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Lewis Hamilton says Bahrain 'death-row' letter hit home

Britain's Formula One world champion received letter from young son of man facing death penalty in Bahrain and says 'we have to work to push for change'
Lewis Hamilton (C) and Max Verstappen chat after a qualifying session for the Abu Dhabi Formula One Grand Prix, 12 December 2020 (AFP)

Lewis Hamilton said he had been moved by a letter from the son of a man facing the death penalty in Bahrain and assured activists on Saturday that he would not let human rights issues go unnoticed, according to Reuters.

Campaigners had sent letters to the seven-times Formula One world champion last month, before the first of two Grands Prix in Bahrain. Hamilton had said then that he needed time to digest the content.

'I think there's definitely work to be done'

- Lewis Hamilton

Asked for an update ahead of the season-ending Abu Dhabi Grand Prix on 13 December, Hamilton said he had hoped to meet Bahrain's crown prince, but testing positive for Covid-19 had ruled that out. It had given him more time to read the letters, however.

"Ultimately, it isn't necessarily my responsibility to speak out on the places that I don't know everything about, but I think we together always have to work to push for change and improvements," he said.

"I think the saddest thing for me was that there is a young man on death row and it's not clear… when his son writes me a letter, that really hits home. All lives matter. I think there's definitely work to be done in the background."

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'I won't let it go unnoticed'

"I definitely won't let it go unnoticed," he added. "When I get some time now, I will definitely try and speak to those [people] and see how I can positively impact that [race] weekend [in future]."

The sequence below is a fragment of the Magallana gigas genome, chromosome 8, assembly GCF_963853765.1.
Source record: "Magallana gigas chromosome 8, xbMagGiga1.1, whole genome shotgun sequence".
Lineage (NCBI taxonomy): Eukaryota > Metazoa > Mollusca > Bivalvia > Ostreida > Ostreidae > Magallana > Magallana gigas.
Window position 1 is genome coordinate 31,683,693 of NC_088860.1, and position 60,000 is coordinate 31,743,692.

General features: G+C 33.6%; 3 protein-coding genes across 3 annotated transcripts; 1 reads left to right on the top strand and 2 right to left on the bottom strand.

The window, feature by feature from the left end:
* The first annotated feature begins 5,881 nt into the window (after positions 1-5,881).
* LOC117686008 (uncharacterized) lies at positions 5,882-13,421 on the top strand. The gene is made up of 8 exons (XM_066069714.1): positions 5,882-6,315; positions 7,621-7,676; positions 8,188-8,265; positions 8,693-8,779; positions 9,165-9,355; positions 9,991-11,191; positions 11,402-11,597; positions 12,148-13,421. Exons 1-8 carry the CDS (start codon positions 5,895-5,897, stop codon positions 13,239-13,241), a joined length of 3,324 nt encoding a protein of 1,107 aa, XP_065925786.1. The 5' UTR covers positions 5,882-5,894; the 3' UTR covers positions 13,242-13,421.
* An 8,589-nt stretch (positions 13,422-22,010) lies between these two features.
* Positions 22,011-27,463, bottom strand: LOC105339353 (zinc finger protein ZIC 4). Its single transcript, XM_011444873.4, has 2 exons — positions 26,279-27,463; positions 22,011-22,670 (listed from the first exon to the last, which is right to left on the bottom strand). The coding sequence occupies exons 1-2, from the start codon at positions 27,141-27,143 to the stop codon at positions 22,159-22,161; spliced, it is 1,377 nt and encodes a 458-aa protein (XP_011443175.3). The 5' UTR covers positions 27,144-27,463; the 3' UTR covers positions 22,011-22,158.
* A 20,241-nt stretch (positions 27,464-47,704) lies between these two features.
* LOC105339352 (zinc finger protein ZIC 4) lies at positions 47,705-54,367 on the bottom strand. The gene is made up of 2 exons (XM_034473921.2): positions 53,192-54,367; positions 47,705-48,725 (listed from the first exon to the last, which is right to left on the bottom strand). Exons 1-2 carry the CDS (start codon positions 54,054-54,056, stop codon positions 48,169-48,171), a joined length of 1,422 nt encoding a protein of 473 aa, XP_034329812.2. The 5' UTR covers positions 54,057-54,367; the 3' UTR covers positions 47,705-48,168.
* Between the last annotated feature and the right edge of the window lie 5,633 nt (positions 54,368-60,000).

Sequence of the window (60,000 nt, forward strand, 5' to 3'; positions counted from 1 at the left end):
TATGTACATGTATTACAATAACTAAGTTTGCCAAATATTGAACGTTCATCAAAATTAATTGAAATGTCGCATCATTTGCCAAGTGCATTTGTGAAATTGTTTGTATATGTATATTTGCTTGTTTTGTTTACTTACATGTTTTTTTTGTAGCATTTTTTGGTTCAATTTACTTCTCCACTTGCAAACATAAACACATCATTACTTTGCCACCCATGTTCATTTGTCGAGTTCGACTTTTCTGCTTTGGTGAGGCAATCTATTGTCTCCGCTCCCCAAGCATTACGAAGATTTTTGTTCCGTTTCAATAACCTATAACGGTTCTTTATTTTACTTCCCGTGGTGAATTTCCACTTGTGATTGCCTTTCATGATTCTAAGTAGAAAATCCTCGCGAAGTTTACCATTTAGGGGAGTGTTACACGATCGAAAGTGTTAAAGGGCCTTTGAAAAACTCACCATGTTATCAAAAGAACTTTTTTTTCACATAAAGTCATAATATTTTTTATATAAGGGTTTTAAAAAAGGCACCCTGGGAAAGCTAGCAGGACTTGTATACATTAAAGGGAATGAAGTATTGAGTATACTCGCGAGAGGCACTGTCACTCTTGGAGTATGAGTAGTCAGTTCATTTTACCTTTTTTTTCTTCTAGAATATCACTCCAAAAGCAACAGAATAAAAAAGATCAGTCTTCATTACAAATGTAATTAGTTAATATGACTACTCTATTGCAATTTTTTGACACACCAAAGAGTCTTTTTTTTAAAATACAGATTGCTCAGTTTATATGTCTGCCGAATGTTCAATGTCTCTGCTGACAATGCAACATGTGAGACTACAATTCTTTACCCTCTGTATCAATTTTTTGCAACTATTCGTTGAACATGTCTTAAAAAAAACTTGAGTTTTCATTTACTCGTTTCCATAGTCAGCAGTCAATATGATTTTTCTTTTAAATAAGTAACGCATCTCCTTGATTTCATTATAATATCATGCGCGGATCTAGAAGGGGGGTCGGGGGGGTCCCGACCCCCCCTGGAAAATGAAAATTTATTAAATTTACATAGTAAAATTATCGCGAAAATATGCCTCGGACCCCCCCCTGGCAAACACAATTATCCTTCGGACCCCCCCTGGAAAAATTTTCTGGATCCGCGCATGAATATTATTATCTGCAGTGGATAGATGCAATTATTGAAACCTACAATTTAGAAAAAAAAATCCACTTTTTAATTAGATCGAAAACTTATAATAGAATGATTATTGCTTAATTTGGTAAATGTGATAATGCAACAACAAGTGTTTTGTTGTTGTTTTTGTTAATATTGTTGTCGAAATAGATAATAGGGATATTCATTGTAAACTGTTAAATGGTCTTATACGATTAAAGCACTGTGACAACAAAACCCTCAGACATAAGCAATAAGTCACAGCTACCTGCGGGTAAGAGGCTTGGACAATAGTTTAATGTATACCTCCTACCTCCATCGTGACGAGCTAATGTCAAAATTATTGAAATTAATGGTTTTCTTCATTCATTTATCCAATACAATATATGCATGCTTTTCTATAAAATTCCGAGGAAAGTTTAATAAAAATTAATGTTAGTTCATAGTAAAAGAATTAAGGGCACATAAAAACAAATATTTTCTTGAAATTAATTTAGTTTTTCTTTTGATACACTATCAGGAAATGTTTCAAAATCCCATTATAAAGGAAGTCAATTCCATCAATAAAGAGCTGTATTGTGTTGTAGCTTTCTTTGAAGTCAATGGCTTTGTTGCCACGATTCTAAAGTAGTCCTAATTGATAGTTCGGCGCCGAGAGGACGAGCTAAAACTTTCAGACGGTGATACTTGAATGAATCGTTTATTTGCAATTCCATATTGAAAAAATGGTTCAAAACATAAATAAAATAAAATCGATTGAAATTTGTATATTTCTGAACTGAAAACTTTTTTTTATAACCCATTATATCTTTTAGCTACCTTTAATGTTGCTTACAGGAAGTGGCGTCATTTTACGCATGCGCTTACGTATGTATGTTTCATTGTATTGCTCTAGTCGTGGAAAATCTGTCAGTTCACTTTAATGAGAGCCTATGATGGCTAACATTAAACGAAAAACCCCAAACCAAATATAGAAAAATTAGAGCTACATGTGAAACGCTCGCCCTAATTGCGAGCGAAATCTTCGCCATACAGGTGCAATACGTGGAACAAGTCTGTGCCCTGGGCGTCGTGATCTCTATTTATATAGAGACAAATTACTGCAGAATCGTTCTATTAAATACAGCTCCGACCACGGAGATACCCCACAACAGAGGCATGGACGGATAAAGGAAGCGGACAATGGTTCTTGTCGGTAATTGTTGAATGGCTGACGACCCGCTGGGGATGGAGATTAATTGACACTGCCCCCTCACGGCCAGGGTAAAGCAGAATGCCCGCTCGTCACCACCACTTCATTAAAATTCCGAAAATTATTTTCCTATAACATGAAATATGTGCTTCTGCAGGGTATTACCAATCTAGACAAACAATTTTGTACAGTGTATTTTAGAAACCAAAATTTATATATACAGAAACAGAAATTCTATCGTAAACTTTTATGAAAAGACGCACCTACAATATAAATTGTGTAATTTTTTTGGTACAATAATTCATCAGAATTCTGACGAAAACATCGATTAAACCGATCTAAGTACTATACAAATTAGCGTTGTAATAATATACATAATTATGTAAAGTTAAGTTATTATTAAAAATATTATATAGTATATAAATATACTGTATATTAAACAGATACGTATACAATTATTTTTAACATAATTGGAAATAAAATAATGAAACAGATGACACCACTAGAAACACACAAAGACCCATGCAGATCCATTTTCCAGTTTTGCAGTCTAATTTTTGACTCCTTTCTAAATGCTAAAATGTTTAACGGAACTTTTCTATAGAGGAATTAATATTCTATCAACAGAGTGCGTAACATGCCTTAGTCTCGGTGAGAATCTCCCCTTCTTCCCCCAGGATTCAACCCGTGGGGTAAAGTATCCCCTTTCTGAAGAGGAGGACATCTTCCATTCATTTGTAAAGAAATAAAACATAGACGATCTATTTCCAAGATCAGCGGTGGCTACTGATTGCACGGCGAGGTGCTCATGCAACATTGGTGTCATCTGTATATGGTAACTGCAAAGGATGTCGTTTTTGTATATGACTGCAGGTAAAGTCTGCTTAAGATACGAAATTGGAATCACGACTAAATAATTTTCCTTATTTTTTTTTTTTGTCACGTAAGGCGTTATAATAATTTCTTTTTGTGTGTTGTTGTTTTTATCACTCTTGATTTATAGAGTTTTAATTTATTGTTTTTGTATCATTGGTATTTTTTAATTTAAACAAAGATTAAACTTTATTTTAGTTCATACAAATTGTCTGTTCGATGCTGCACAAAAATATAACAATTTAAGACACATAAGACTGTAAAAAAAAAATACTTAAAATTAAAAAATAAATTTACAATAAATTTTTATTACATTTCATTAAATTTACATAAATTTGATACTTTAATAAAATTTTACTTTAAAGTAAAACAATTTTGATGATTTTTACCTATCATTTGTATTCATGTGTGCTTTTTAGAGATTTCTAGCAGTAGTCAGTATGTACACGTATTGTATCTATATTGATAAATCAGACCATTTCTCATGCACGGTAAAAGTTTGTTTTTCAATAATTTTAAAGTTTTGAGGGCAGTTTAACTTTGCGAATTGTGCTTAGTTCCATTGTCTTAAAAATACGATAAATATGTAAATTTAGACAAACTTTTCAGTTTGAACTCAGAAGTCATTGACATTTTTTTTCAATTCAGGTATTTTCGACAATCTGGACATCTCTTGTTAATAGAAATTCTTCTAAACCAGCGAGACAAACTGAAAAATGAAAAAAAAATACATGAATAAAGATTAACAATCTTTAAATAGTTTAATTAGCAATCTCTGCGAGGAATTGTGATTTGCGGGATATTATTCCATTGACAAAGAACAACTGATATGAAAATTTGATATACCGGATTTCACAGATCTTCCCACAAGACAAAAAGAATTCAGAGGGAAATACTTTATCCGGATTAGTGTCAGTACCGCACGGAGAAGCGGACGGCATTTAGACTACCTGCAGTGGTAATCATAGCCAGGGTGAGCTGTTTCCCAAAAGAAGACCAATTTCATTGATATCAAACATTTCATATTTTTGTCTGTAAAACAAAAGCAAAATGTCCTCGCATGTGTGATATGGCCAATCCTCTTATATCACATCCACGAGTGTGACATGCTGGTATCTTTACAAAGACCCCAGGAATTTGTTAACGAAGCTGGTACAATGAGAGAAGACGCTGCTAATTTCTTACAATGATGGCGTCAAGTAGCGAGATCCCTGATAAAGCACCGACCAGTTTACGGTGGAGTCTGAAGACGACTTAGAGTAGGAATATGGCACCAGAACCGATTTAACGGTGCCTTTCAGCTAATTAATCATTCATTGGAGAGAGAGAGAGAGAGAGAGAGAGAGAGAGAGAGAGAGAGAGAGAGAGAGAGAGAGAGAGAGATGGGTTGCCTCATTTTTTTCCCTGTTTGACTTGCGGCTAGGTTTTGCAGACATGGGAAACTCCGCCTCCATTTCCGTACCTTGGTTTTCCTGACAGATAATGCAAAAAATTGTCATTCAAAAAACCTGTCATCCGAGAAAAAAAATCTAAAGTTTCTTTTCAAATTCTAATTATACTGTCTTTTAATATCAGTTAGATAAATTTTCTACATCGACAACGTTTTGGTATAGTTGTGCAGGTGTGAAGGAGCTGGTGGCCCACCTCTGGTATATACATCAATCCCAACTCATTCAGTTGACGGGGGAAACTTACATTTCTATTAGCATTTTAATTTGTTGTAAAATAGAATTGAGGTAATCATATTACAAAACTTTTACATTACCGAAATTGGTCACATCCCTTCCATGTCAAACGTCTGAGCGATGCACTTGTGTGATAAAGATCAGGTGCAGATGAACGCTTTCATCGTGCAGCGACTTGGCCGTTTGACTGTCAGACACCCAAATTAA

Sayed Alwadaei, director of the London-based Bahrain Institute for Rights and Democracy (Bird), said 11-year-old Ahmed Ramadhan had written to Hamilton for help.

Formula One: Lewis Hamilton urges push for human rights ahead of Bahrain GP
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His father Mohammed, a security guard, was sentenced in 2014 over the death of a policeman. Human rights groups say the conviction was based on confessions extracted through torture.

Bahrain’s government has said the case met all the requirements of a fair trial, and the initial judgment was followed by a second trial that looked into the allegations of abuse.

Hamilton was also sent a photograph, through the Mercedes team, of Ahmed Ramadhan holding a drawing of his racing car.

Hamilton has urged Formula One to do more to push for human rights, saying the issue was a "massive problem" in some of the sport's host countries.

Bahrain's 2011 race was called off due to civil unrest in the island kingdom and the Grand Prix, the country's biggest sporting event, regularly draws criticism from rights campaigners.

The sport is also set to race in neighbouring Saudi Arabia for the first time next year, a move criticised by Amnesty International.

Formula One chairman Chase Carey said before the Bahrain Grand Prix that the sport was a "force for good" in the countries it visited.

Campaigners have accused the government of using the positive publicity surrounding the race to "sportswash" the situation.

Alwadaei said Hamilton's latest words were a "watershed moment for international sport".

"When world champions like Lewis Hamilton choose to speak out, lives can change forever," he said.

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